Woman sleep apnea machine

There are many co-morbidities that can put you at an increased risk for severe COVID. But beyond the ones that have grabbed national attention, such as diabetes, cancer, or obesity, one has flown largely under the radar. A Jan. 12, 2021 study published in BMJ Open Respiratory Research reveals that patients with obstructive sleep apnea (OSA), a condition that affects nearly 25 million Americans, are at increased risk for COVID complications. Using data from 445 COVID patients, the researchers found that while just over 8 percent of subjects suffered from OSA, a disproportionate 21 percent of patients with severe COVID were determined to have the condition. And for more on factors you didn't know were linked to serious cases of the virus, check out The CDC Just Confirmed This Disorder Could Put You at Risk of Severe COVID.

You're a smoker.

Man putting out a cigarette after smoking

In a study published in a Jan. 25 review in the JAMA Internal Medicine, researchers determined that knowing whether or not you smoke can help predict your likelihood of severe COVID. The team studied 7,102 COVID positive patients within the Cleveland Clinic Health system in Ohio and Florida, and found that patients who had smoked an average of one pack of cigarettes per day for 30 or more years were 2.25 times more likely to be hospitalized than those who had never smoked. And for advice on staying healthy, check out If You're Doing This to Your Mask, the CDC Says You Need a New One.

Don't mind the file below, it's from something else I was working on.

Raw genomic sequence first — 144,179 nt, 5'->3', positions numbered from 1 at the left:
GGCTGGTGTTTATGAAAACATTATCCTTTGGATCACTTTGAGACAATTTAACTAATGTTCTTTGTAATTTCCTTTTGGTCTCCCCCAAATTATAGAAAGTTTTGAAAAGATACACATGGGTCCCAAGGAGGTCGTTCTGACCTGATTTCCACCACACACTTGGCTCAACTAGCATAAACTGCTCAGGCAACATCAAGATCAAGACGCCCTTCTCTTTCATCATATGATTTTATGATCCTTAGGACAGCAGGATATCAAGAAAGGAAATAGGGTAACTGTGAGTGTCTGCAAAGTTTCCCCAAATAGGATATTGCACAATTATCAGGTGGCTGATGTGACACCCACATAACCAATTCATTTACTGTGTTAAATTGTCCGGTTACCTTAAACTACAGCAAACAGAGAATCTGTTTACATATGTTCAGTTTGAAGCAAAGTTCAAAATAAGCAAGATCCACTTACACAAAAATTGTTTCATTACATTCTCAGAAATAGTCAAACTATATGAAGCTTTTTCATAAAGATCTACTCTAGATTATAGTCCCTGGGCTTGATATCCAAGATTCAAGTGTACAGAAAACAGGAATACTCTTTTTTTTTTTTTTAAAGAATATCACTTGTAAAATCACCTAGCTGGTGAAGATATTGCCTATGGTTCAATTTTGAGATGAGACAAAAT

You have type A blood.

A female Asian doctor holds up a test vile of blood

Beyond pre-existing conditions and health habits, some researchers say that your blood type can also influence whether or not you'll develop a severe COVID case. Scientists from the GenOMICC Consortium, a research group which studies the connections between severe illnesses and genes, compared the genes of more than 2,000 COVID-19 patients with those of healthy people, The Washington Post reports. They found that those with type A blood are more likely to become seriously ill when infected with SARS-CoV-2. And for the blood types that have the opposite connection, check out If You Have One of These Blood Types, You May Be Safe From COVID.

You have certain gene variants.

Doctor and senior man wearing facemasks during coronavirus and flu outbreak. Virus and illness protection, home quarantine. COVID-2019

Having certain gene variants can also play a role in whether your COVID case goes on to become severe. One recent U.K. study of 2,200 patients with severe COVID, which has not yet been peer-reviewed, found that one particular variant found in the chromosome 3 region was associated with a 30-percent increased risk of severe COVID-19. As the researchers explain in their findings, "a single copy of the disease-associated variant more than doubles an infected person's odds of developing severe COVID-19." And for some good COVID news, check out Dr. Fauci Finally Has Some "Very Encouraging" News About COVID.

Lauren Gray
Lauren Gray is a New York-based writer, editor, and consultant. Read more